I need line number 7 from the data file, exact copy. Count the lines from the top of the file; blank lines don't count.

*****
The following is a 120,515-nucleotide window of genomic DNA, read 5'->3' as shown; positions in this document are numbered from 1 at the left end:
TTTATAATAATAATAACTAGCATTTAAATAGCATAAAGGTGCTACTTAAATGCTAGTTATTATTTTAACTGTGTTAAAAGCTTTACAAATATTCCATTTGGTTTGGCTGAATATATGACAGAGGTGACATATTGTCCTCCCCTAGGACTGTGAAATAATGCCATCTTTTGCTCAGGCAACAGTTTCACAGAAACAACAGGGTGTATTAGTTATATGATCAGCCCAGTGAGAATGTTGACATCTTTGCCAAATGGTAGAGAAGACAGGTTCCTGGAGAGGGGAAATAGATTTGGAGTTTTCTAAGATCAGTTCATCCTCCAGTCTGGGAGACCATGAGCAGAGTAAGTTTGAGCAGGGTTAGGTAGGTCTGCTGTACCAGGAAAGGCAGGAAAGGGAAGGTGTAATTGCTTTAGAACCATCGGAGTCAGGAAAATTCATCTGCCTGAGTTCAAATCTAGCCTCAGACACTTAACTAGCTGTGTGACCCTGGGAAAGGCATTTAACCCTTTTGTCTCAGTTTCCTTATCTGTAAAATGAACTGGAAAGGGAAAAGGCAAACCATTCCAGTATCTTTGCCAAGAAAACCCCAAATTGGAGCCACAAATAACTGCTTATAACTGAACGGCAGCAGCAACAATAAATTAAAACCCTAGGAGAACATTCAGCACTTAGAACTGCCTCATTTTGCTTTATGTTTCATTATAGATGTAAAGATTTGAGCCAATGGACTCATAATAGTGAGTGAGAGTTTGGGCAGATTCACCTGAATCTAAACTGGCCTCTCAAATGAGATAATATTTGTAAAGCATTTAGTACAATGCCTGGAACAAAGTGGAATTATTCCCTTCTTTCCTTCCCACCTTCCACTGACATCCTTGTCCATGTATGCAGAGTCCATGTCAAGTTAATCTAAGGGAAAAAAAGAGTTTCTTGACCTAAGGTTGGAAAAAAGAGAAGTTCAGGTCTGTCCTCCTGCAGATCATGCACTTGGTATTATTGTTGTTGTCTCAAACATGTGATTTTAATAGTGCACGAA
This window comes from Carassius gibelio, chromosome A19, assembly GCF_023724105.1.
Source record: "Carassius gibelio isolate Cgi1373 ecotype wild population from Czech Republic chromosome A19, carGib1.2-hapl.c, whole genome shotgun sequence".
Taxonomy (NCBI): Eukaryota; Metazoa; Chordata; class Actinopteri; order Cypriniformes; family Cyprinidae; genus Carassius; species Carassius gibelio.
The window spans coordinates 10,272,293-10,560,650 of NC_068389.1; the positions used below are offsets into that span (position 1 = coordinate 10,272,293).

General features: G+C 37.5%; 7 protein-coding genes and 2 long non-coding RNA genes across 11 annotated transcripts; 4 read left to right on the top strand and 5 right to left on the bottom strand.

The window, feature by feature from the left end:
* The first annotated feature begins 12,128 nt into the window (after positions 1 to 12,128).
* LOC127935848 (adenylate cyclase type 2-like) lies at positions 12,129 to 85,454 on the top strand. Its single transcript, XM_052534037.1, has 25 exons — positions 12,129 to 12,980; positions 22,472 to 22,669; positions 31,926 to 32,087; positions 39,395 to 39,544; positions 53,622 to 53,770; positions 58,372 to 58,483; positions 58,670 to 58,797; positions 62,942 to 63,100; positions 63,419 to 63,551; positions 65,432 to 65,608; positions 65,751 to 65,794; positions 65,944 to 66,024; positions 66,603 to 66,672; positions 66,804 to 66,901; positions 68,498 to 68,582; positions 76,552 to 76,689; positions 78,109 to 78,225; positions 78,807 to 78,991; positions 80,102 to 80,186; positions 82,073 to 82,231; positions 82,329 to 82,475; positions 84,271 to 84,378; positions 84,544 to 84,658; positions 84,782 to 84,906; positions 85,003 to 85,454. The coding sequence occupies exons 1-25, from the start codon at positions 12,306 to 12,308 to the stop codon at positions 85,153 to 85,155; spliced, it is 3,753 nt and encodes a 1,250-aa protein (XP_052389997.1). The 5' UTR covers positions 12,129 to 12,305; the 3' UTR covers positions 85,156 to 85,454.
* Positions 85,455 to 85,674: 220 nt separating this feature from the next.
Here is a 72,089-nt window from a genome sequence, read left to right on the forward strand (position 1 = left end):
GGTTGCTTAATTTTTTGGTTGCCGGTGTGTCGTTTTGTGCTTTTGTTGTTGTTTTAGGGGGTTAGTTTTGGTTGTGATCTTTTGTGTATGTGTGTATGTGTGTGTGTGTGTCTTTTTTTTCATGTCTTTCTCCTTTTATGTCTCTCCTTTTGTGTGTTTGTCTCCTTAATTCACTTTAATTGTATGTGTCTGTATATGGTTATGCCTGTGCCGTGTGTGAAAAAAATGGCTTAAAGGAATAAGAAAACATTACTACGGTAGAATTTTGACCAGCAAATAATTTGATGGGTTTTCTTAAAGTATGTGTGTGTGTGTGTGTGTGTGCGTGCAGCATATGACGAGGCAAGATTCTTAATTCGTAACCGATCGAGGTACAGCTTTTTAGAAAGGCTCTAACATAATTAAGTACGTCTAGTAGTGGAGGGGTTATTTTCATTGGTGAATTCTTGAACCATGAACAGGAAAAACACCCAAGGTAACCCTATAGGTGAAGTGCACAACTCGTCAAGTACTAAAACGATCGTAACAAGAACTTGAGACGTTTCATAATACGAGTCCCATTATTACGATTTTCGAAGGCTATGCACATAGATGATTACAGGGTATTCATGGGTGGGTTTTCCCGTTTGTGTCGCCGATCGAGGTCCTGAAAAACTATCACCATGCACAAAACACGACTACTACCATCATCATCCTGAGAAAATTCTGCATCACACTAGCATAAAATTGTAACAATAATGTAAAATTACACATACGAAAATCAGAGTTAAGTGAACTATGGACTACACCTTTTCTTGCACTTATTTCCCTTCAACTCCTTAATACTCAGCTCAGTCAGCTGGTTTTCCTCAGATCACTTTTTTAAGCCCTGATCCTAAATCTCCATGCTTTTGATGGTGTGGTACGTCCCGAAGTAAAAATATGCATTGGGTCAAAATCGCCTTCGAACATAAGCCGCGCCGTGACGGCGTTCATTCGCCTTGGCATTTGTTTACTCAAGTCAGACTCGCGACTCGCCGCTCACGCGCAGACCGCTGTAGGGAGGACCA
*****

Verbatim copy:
General features: G+C 37.5%; 7 protein-coding genes and 2 long non-coding RNA genes across 11 annotated transcripts; 4 read left to right on the top strand and 5 right to left on the bottom strand.